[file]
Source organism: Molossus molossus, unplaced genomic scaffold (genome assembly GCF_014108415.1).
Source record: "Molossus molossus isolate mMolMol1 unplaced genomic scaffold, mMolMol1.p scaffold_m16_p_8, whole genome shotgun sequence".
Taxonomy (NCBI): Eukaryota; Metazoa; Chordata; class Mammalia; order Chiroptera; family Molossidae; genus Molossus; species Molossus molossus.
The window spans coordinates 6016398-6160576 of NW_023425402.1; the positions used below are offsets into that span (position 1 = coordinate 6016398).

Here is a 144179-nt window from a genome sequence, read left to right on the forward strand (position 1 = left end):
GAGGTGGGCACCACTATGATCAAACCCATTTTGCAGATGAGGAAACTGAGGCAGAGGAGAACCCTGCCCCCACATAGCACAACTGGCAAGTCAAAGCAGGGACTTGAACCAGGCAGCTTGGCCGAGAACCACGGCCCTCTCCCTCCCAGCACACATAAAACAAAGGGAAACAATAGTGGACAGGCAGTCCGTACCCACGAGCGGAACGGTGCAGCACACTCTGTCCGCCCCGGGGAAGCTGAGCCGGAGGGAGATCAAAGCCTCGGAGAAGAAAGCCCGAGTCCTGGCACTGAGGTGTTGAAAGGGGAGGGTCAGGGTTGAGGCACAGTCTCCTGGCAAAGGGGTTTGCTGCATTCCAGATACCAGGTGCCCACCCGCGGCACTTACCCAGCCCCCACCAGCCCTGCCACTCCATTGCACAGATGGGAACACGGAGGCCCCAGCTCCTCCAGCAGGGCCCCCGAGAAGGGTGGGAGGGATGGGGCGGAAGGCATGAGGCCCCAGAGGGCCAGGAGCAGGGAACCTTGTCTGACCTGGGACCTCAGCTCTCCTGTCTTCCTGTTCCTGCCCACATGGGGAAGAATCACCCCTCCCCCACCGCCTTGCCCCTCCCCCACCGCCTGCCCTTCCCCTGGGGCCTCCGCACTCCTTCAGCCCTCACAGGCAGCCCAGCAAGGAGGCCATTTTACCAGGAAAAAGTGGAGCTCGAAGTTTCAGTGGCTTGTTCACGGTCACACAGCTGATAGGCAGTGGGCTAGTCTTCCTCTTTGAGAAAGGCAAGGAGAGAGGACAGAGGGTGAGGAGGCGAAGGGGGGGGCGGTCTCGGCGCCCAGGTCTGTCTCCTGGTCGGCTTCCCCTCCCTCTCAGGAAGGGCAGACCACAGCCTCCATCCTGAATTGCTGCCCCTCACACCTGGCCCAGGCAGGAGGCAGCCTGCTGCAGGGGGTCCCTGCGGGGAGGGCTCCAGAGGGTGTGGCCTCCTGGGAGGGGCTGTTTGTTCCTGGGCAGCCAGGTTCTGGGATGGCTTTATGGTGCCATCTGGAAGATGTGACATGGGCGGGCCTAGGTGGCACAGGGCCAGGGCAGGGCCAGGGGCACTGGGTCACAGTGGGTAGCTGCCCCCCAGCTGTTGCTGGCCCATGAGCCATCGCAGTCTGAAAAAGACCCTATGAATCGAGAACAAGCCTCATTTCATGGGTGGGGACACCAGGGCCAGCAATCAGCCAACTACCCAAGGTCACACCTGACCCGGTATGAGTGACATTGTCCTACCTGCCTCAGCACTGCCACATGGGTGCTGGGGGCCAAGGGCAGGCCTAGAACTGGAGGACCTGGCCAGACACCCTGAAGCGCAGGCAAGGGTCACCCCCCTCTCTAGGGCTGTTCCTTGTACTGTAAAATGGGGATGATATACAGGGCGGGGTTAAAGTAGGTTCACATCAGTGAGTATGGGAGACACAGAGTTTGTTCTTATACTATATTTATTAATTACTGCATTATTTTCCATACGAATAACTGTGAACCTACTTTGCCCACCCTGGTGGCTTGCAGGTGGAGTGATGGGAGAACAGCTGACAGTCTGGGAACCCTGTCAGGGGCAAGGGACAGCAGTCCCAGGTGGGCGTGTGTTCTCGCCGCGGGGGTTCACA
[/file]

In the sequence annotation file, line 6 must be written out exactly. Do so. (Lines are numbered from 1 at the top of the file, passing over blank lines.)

GAGGTGGGCACCACTATGATCAAACCCATTTTGCAGATGAGGAAACTGAGGCAGAGGAGAACCCTGCCCCCACATAGCACAACTGGCAAGTCAAAGCAGGGACTTGAACCAGGCAGCTTGGCCGAGAACCACGGCCCTCTCCCTCCCAGCACACATAAAACAAAGGGAAACAATAGTGGACAGGCAGTCCGTACCCACGAGCGGAACGGTGCAGCACACTCTGTCCGCCCCGGGGAAGCTGAGCCGGAGGGAGATCAAAGCCTCGGAGAAGAAAGCCCGAGTCCTGGCACTGAGGTGTTGAAAGGGGAGGGTCAGGGTTGAGGCACAGTCTCCTGGCAAAGGGGTTTGCTGCATTCCAGATACCAGGTGCCCACCCGCGGCACTTACCCAGCCCCCACCAGCCCTGCCACTCCATTGCACAGATGGGAACACGGAGGCCCCAGCTCCTCCAGCAGGGCCCCCGAGAAGGGTGGGAGGGATGGGGCGGAAGGCATGAGGCCCCAGAGGGCCAGGAGCAGGGAACCTTGTCTGACCTGGGACCTCAGCTCTCCTGTCTTCCTGTTCCTGCCCACATGGGGAAGAATCACCCCTCCCCCACCGCCTTGCCCCTCCCCCACCGCCTGCCCTTCCCCTGGGGCCTCCGCACTCCTTCAGCCCTCACAGGCAGCCCAGCAAGGAGGCCATTTTACCAGGAAAAAGTGGAGCTCGAAGTTTCAGTGGCTTGTTCACGGTCACACAGCTGATAGGCAGTGGGCTAGTCTTCCTCTTTGAGAAAGGCAAGGAGAGAGGACAGAGGGTGAGGAGGCGAAGGGGGGGGCGGTCTCGGCGCCCAGGTCTGTCTCCTGGTCGGCTTCCCCTCCCTCTCAGGAAGGGCAGACCACAGCCTCCATCCTGAATTGCTGCCCCTCACACCTGGCCCAGGCAGGAGGCAGCCTGCTGCAGGGGGTCCCTGCGGGGAGGGCTCCAGAGGGTGTGGCCTCCTGGGAGGGGCTGTTTGTTCCTGGGCAGCCAGGTTCTGGGATGGCTTTATGGTGCCATCTGGAAGATGTGACATGGGCGGGCCTAGGTGGCACAGGGCCAGGGCAGGGCCAGGGGCACTGGGTCACAGTGGGTAGCTGCCCCCCAGCTGTTGCTGGCCCATGAGCCATCGCAGTCTGAAAAAGACCCTATGAATCGAGAACAAGCCTCATTTCATGGGTGGGGACACCAGGGCCAGCAATCAGCCAACTACCCAAGGTCACACCTGACCCGGTATGAGTGACATTGTCCTACCTGCCTCAGCACTGCCACATGGGTGCTGGGGGCCAAGGGCAGGCCTAGAACTGGAGGACCTGGCCAGACACCCTGAAGCGCAGGCAAGGGTCACCCCCCTCTCTAGGGCTGTTCCTTGTACTGTAAAATGGGGATGATATACAGGGCGGGGTTAAAGTAGGTTCACATCAGTGAGTATGGGAGACACAGAGTTTGTTCTTATACTATATTTATTAATTACTGCATTATTTTCCATACGAATAACTGTGAACCTACTTTGCCCACCCTGGTGGCTTGCAGGTGGAGTGATGGGAGAACAGCTGACAGTCTGGGAACCCTGTCAGGGGCAAGGGACAGCAGTCCCAGGTGGGCGTGTGTTCTCGCCGCGGGGGTTCACA